Sulphur Springs


Sulphur Springs

Geothermal/Ground Heat SiteWater FeatureGeological Feature


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Sulphur Springs is the "world's only drive in volcano"; it is located in Saint Lucia towards the southwestern side of the island, near Soufrière. According to scientists, it is supposed to erupt in around 100 years and the impact of it can wipe out 3/4 of St Lucia. The water boils at 212 F but the super heated stem is hotter at 340 F. The black colour in the tar is caused by a chemical reaction between the sulfur and iron. Colourful mineral deposits decorate the volcano. In these deposits are sulfur, copper, iron oxide, alkaline lead, calcium oxide, and carbon. Sulfur springs, near soufriere (French for sulfur), got a weak spot in the crust of the enormous collapsed crater creating an upheaval of lava 410,000 years ago.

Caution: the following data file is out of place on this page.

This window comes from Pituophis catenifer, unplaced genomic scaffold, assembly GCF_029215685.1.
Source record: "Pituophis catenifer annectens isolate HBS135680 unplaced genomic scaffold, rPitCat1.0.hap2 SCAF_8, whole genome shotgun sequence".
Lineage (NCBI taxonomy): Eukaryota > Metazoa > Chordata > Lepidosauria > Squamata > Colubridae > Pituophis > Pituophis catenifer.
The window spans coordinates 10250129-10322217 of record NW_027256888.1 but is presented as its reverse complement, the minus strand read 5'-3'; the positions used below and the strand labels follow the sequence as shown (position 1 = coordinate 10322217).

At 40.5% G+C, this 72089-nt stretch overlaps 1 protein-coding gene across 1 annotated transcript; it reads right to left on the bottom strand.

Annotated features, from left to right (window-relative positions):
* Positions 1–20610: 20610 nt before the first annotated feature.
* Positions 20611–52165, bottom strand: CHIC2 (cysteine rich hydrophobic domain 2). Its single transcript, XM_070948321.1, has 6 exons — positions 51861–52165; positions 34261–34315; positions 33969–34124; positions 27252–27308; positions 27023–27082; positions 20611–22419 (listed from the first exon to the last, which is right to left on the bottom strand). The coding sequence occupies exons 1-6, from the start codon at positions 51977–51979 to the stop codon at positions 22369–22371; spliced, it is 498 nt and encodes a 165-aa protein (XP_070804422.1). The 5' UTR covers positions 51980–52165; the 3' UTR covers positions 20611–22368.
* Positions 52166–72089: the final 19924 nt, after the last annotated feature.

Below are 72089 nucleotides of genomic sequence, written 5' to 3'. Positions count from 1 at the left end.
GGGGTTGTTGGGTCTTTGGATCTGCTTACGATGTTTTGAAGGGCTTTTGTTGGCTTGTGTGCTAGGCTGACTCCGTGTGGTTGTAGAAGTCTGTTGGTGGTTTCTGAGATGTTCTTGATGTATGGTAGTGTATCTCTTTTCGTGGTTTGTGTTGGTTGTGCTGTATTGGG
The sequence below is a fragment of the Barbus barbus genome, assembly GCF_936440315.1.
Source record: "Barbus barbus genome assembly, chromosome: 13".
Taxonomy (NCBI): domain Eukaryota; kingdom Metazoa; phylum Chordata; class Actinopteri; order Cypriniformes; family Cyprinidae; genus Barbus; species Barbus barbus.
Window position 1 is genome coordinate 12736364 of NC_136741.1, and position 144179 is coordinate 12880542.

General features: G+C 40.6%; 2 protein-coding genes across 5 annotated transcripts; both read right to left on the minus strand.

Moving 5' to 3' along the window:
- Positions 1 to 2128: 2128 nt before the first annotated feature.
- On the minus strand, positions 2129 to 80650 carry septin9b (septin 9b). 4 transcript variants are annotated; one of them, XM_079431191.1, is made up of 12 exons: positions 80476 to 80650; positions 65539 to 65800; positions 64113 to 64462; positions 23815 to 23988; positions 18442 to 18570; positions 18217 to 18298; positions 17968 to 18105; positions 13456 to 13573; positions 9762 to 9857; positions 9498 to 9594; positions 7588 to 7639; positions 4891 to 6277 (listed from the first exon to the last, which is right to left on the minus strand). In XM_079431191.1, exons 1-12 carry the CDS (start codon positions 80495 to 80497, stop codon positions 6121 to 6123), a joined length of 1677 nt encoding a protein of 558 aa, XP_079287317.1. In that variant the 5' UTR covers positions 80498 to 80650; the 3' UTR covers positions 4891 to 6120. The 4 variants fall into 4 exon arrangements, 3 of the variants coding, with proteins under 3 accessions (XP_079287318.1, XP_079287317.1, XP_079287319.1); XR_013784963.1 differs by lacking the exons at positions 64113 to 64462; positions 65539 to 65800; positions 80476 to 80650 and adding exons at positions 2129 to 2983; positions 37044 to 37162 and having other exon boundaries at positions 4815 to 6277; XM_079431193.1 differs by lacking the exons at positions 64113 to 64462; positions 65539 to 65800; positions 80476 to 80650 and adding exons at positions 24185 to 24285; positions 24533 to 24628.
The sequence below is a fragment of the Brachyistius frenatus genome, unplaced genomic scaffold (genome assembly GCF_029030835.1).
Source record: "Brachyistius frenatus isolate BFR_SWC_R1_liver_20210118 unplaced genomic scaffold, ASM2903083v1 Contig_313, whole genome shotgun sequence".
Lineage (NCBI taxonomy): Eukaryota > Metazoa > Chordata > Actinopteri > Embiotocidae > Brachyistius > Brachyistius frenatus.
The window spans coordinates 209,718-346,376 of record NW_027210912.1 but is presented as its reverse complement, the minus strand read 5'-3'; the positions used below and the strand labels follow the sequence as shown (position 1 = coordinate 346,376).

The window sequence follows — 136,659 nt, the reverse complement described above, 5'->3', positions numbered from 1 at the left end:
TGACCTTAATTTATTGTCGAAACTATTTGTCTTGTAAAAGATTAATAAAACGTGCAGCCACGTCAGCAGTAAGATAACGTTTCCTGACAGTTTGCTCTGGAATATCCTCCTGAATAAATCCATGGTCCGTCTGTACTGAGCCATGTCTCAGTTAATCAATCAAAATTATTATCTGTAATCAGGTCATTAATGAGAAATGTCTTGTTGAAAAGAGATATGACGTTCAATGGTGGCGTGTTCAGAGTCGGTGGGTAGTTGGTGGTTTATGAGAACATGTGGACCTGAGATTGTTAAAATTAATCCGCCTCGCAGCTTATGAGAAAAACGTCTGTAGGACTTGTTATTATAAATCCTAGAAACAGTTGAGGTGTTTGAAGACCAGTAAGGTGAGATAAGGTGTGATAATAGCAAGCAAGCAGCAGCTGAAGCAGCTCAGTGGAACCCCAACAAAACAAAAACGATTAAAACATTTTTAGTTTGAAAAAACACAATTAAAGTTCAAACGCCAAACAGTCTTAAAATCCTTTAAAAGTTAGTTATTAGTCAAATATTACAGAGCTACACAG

Up until the mid-1990s, tourists used to be able to walk right up to the end of the tar pits. Following an accident where a local tour guide called Gabriel fell through the crust into a pit and received third degree burns over most of his body, viewing is now restricted to a platform a few feet away.
A couple of hundred yards downstream from the springs, the water temperature is still hot (around 45 C), but cool enough for tourists to enter and give themselves a mud bath. Once the mud has dried, tourist can wash the mud off in the sulphur stream if they can bear the heat, or there are freshwater showers available instead.

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